understand the matter pretty well.
You bet they do, and to show it,
they refused to leave tuo armory on
tho 16th of November, when order
ed out to the shooting contest, and
it was only to please their captain
that they at last consented to go,
which I did not know till the next
day when they made complaint.
And I must say for the enlighten
ment of the "Advertiser," that the
"Luso" takes in this matter no
"pretended interest." Tho "Luso"
really and truly leads, represents
and defends the interests of many
moie people than the "Advertiser"
over did and ever will under the
present Clique of which it is the
organ and which is getting every
day smaller in numbers and weaker
To what the "Advertiser" mali
ciously says and insinuates towards
the end oif its famous editorial, I
make no reply, us there is nothing
to be gained by leplying to the in
sinuations and slurs thiown by a
newspaper of so low a standard.
The last lines, however, deserve
The "Advertiser" appeals to its
readers to confirm its denial of hos
tility to the Portuguese. This is
amusing, considering that the great
majority of its readers arc "in tho
Thanking you, Mr. Editor, for this
I am yours truly and obliged,
Editor O Luso Hawahaxo.
POSTAL MATTERS ON MAUI.
EditorBullltin : May Ithrough
your columns call the Postmaster
General's attention to the slackness
and indifference exhibited in the
postal department here, causing a
good many just complaints. Some
time ago in the Bulleiin I predicted
the iuconveniencies, which the ap
pointment of our po3tmaster to the
office of tax collector would cause
to the public, and it is now generally
admitted that I was light. This
week the mail from this island to
Hawaii was not dispatched at all.
The Lehua arrived at Maalaca Bay
about J p. m. on Tuesday, bound
for Mahukona and other ports. The
mail carrier had not arrived at Maa
laca, and no mail was sent. Tho
reason given was, that ho did not
expect tho steamer so early.
Eveiybody else here' knew that
the steamer would be in early
and the hacks were down in time.
Wednesday morning the Likelike
came to Kahului on her way to
Ililo, but the mail for Hawaii
remained immovable in tho Wai
luku Post Office. The reason
given was, that they did not know,
that the Likelike was going to Ha
waii. The responsible postmaster
knew enough though to be at Kahu
lui collecting taxes. That part of
his business he does not forget, but
scoing that tho mail carrier per
forms his duties, seems to be none
of his concern. Some time ago
with the consent of the Postmaster
General ho transferred tho contract
for carrying the mall from a party
who had performed that duty to
general satisfaction for the last six
years, to a protege of his, whom he
knew was not in a position to carry
out the work, being the owner only
of two hacks. I believe that the
Postmaster-General's attention at
tho time was called to this fact, but
that gentleman seems not to care for
tho postal service outside Honolulu.
The result is, that the mail carrying
is performed in a rather irregular
manner, the contractor asking Tom,
Dick and Harry to bring tho mail
up from Maalaca, as he cannot go
down twice a night, which Is uecoB
sary, when the Kinau and the W. G.
Hall arrive on the same night. An
occasional'inspectlon tour round the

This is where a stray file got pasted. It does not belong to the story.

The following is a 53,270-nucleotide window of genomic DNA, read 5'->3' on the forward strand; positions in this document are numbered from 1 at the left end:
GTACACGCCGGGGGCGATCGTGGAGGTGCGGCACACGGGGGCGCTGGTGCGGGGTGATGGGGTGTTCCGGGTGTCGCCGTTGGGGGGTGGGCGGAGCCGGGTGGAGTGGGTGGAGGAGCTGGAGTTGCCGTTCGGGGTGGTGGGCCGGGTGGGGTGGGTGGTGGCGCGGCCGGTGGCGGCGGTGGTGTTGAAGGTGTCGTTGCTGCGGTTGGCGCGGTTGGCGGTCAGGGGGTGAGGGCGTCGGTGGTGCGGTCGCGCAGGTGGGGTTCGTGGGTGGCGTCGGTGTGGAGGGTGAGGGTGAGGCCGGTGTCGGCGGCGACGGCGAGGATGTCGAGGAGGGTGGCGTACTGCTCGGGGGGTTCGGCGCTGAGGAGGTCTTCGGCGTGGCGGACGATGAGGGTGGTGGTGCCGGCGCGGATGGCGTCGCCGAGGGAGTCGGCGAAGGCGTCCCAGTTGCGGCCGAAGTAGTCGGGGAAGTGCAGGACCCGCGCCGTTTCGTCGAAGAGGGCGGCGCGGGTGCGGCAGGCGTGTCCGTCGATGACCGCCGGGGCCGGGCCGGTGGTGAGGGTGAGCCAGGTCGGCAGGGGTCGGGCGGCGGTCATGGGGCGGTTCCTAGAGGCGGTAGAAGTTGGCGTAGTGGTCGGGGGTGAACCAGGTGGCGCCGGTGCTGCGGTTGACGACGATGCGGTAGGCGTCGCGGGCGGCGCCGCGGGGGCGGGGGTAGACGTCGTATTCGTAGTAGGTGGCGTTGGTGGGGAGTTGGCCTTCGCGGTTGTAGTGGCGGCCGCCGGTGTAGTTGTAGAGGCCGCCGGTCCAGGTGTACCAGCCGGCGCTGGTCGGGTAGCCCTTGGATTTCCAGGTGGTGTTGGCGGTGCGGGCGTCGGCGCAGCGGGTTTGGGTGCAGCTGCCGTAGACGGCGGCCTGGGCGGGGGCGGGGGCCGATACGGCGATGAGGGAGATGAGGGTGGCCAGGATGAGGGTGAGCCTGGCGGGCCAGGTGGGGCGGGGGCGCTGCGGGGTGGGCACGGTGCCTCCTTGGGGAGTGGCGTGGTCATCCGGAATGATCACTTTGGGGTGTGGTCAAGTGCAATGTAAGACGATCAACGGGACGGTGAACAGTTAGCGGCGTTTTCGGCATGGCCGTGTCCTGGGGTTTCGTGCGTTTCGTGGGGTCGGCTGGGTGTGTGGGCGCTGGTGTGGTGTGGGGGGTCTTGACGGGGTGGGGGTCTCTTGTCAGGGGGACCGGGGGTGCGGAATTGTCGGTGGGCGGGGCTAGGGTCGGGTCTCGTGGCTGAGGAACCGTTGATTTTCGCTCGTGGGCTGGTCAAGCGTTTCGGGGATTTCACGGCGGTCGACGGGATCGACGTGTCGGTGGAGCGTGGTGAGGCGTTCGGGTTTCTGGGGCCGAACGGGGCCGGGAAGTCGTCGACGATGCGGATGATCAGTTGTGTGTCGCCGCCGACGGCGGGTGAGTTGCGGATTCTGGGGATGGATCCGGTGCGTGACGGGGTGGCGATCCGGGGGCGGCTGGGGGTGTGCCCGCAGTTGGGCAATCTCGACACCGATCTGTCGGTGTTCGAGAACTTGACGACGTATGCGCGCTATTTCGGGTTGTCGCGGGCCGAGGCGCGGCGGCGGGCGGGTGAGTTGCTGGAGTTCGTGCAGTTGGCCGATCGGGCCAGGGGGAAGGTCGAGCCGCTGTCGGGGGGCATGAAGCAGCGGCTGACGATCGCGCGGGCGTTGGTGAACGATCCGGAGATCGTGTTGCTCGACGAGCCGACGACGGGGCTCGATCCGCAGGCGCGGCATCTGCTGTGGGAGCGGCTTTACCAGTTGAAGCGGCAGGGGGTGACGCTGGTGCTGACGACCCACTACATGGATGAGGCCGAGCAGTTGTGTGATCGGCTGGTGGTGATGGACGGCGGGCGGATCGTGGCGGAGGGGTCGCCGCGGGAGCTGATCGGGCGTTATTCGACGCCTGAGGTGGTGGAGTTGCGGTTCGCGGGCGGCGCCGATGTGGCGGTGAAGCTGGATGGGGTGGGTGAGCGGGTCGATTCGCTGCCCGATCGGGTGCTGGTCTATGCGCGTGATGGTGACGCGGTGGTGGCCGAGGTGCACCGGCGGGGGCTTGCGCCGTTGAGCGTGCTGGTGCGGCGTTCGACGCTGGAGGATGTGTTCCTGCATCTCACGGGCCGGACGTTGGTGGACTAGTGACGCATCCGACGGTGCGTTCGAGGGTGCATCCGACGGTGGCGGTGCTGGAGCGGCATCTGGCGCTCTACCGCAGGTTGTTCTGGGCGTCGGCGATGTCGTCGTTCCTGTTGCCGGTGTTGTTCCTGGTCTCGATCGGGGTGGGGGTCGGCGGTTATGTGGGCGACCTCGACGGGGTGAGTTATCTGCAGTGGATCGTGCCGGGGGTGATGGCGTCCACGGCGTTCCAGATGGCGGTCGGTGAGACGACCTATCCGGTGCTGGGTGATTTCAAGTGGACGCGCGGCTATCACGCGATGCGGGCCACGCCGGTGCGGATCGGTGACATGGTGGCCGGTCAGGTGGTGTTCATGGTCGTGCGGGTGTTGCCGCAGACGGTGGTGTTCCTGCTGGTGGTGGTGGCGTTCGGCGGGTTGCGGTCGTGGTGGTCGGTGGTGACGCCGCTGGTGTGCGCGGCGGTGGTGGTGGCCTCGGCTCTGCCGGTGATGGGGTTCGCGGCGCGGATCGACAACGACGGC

islands by the head of tho postal
Bui can would certainly not bo detri
mental to the service.
That the offices in Hana and other
places are in tho same condition as
the Wailuku one, we see often
enough, as letters addressed to
Wailuku from these places fre
quently arrivo hero via Honolulu.
That the result hereof often is more
than au inconvenience, I can give
an instance of. A great deal of poi
ie shipped from here to liana, tho
amount of it differing each week.
Tho poi is ordered by letters, which
is supposed to arrive hero on Friday
or Saturday pcrLikeliko ; giving the
people hero ample time for getting
tho poi ready for shipment on the
following Tuesday, but by forward
ing tho letters to Honolulu although
properly addressed to Wailuku, they
arrive hi-re too late to have thu 1
orders filled, and the liana people
must go without poi, not to speak
about the financial loss to the poi
manufactuicrs here. If this had
happened only once, I shaultl say
nothing about it, but it has within
the last few montliB occurred too
often, particularly from tho Hana,
and Kona olflccs. We. hopo tho
Postmaster-General will look into
the matter and sco that tho duties
of the country postmasters are pro
perly performed, if not wo shall
have to join in with Dan Lyons, and
elect our own officials. I imagine,
they then will be on the alert, look
ing out for the re-election.
Wailuku, Maui, Nov. 30, 1888.
POSTAL CARRIER DELIVERY.
Editor Bulletin : Honolulu has
now advanced suilleiently to have a
postal delivery by carriers, the same
as other cities all over the civilized
world. Cities and towns in all English-speaking
countries havu these
conveniences; and even in towns
half the size of Honolulu, postal de
liveries by carriers have been long
established and are considered ne
cessary to the proper working of
postal facilities. Theie is no rea
son why our Post Office bhould- lag
so much in tle rear of pi ogress as
to have a general delivoiy only fiom
the window whore crowds of natives
congregate, and make an effectual
bar to applicants for letters whose
time is valuable These crowds
gather on the arrival of every mail,
and it is' just then that .people want
their letters. A postal delivery by
carriers would be very easy in Ho
nolulu ; and the extra labor need
not involve extra expense, as one or
more members of the staff could be